Army Of 2600 was born in Omaha in the late '08 as an outlet for mr. Mike Bourque's fascination for retro & vintage sounds. The one-man project has made a few smaller releases and taken part on numerous compilations since, but this is its first professionally done full-length release.

This one's for the gaming nerds out there, as the album is almost fully done using Atari 2600's soundchip as the sole sound source. Even further, some of the sound effects have been taken directly from the actual games, so if you've been playing with an Atari there's a chance you'll hear many familiar beeps, bleeps, crackles and bops here. As a fun detail, the people at the online community AtariAge were able to purchase the album for a cheaper price.

I got into gaming after the Atari-fever had passed myself, so I'm more familiar with Amiga's games and sounds, but I did a bit of research and came to the conclusion that as far as whole songs go, this album isn't even comparable to most Atari-games. The songs are very intricate and consist of many layers of different beats and beeping melodies, and some more abstract and droney sounds (think about some driving games and the acceleration-sounds) are embedded here and there to give the songs more contrast, depth and detail. The soundscape is obviously a hint plumper than when heard through the Atari's own descanty sound gear, but still has the trademark dryness that chiptunes need. I might prefer the original harsh descants as far as the gaming experience goes, but this type of sound certainly brings something new to the Atari-sound.

The songs vary a lot from each other. Some are based on poppy and dancey beats with proper build-ups, some on full-on spatial effects and atmosphere, and some have a hint of harsh noise and abstract panning sounds thrown in - along with a big cup of old sci-fi. Couple of the songs differ a lot from the composition-reliant and poppy ones, as for example "The Zaxxonian theory" explores the area between space ambient and harsh drone, and "Into the Darkness We Goeth" is a similarly abstract song that could be a background for a scene where the player is exploring a dark cave. The songs might open up better if you try to fit them into the background of some gaming type or a certain scene - at least for me some elements in the songs represented the background theme, whereas some other ones were more reminiscent of the arcade-action that goes on while the theme-tune keeps on cheering.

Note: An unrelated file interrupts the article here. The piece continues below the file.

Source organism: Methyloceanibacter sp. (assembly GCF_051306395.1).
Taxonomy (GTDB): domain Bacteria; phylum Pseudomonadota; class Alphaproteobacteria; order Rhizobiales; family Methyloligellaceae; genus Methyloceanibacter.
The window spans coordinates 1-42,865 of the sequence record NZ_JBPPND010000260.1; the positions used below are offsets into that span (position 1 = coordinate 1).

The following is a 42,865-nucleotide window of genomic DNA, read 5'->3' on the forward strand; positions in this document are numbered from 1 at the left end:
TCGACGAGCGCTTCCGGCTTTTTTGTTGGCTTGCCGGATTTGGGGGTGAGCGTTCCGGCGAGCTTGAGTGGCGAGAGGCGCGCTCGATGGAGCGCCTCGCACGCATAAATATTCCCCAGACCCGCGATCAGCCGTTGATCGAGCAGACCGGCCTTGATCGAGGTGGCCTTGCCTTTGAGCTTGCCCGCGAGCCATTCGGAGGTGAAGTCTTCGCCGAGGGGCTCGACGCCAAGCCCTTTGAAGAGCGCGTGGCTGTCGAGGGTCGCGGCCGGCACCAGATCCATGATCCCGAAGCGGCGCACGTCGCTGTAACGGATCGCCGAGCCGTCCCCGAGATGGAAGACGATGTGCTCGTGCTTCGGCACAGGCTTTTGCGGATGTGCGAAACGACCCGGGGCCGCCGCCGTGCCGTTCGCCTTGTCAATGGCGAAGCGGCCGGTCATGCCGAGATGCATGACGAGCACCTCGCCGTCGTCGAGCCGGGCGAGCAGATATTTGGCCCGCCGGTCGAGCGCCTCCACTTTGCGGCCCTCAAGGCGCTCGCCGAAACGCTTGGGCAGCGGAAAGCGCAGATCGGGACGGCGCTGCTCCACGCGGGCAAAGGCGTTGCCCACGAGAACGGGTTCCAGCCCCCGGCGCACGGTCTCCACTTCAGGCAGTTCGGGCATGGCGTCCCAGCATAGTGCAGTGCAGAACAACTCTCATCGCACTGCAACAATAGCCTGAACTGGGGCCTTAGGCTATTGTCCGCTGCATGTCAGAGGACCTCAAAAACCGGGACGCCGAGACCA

The artist is certainly very skilled with the hardware he uses to make the songs, and has managed to imbue them with both modern day compositional hooks as well as more nerdy little twists and surprises. The album is loyal to the original spirit of the Atari soundchip, but uses this loyalty as a strenght instead of letting it become a limitation.

As for a personal experience goes, I certainly appreciate the songs' boldness and amount of detail. I'm just not enough familiar with the original Atari-games to put the album's approach and level of talent to the right context, and for my ears the album felt a bit too long. Depending on your relation to the said gaming console, you might want to either add or substract a point or two from the grade - especially since even the album design is based on Atari-games.

"Return of the Bloop Beep Buzz" is something that had to be made to show people what the vintage equipment is actually good for in capable hands, and does so in a manner that honours Atari's past. As AO2600 makes some clear nods towards noise, drone and ambient on the album, I'd be curious to hear what he'd be able to create if he went further down that path in the future.

8 / 10